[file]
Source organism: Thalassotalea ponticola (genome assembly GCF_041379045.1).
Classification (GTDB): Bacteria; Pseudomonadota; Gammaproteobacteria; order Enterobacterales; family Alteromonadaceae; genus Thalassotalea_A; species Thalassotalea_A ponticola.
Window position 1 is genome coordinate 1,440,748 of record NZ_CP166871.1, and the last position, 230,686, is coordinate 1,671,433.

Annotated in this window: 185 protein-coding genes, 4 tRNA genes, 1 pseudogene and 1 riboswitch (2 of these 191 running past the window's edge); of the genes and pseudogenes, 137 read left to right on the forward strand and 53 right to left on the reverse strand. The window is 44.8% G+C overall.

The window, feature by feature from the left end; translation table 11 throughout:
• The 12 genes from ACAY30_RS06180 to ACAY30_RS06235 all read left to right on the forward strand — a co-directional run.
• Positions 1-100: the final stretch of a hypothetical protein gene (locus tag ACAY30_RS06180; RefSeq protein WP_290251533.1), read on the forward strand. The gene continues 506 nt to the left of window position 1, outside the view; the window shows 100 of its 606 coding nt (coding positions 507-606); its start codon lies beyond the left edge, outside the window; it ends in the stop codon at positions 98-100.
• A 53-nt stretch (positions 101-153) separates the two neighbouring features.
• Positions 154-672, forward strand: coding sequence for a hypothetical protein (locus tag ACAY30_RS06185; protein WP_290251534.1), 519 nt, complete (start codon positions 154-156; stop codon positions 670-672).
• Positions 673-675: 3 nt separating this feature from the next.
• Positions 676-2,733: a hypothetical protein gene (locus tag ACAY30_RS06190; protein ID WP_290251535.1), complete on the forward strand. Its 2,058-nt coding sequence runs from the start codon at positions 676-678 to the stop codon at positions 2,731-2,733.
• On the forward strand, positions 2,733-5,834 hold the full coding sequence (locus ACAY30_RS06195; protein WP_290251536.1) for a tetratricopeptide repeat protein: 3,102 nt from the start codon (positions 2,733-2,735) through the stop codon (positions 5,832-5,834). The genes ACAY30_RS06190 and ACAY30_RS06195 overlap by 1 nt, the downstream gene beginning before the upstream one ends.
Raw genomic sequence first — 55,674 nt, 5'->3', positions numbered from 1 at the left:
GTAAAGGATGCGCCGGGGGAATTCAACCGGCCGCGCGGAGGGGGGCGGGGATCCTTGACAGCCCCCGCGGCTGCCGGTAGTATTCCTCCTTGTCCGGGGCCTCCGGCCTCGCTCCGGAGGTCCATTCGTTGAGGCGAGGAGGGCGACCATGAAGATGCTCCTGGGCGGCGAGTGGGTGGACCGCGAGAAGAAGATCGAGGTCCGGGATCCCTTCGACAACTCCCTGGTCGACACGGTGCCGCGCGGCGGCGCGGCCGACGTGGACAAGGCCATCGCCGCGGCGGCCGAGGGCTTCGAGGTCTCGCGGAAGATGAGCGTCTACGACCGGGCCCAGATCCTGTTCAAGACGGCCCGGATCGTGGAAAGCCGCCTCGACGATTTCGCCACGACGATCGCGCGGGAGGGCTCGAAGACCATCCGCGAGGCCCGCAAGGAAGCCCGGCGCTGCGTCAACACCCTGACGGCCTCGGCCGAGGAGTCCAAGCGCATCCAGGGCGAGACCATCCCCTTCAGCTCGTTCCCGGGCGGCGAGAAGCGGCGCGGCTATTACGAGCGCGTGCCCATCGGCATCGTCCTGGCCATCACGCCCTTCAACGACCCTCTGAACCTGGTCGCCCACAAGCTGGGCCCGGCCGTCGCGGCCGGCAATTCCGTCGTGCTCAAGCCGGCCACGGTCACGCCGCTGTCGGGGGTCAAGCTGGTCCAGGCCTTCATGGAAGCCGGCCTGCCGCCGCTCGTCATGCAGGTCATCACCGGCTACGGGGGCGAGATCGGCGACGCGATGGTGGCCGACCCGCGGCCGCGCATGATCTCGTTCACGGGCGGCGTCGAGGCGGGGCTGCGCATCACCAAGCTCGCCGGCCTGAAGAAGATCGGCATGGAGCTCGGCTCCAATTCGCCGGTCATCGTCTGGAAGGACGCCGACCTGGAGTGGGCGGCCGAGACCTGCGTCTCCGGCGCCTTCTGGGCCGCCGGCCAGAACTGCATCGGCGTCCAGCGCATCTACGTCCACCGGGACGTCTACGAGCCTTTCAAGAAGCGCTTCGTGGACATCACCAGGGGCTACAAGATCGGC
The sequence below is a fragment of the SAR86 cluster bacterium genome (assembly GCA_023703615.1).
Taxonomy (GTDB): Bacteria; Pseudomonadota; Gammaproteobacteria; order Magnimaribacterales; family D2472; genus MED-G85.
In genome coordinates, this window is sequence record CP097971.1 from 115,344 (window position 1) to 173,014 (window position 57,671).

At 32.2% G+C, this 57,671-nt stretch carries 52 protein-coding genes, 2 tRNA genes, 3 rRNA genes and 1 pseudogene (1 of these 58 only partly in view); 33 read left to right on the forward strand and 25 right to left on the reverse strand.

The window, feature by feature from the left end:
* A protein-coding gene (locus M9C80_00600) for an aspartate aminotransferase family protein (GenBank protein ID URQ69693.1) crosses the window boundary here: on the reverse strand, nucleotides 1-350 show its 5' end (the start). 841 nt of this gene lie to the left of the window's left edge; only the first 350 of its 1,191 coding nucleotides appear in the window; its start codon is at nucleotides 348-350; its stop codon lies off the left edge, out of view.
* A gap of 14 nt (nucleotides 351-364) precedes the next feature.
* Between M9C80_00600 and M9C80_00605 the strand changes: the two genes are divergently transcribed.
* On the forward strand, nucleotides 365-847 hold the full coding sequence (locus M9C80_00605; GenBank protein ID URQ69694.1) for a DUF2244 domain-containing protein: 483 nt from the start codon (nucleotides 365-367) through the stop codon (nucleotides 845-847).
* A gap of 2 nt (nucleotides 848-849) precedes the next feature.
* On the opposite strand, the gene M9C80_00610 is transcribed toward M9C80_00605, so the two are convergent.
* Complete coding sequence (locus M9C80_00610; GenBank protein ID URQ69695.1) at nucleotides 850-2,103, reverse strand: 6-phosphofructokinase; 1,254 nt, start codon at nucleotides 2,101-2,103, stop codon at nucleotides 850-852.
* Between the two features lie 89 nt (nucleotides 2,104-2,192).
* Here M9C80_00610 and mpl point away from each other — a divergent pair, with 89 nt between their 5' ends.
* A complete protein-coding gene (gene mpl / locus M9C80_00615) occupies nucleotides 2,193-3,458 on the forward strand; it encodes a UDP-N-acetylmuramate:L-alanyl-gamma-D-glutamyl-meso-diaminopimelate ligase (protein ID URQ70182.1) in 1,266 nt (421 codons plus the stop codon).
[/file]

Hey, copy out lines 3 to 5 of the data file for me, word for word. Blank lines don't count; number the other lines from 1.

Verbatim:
Window position 1 is genome coordinate 1,440,748 of record NZ_CP166871.1, and the last position, 230,686, is coordinate 1,671,433.

Annotated in this window: 185 protein-coding genes, 4 tRNA genes, 1 pseudogene and 1 riboswitch (2 of these 191 running past the window's edge); of the genes and pseudogenes, 137 read left to right on the forward strand and 53 right to left on the reverse strand. The window is 44.8% G+C overall.

The window, feature by feature from the left end; translation table 11 throughout: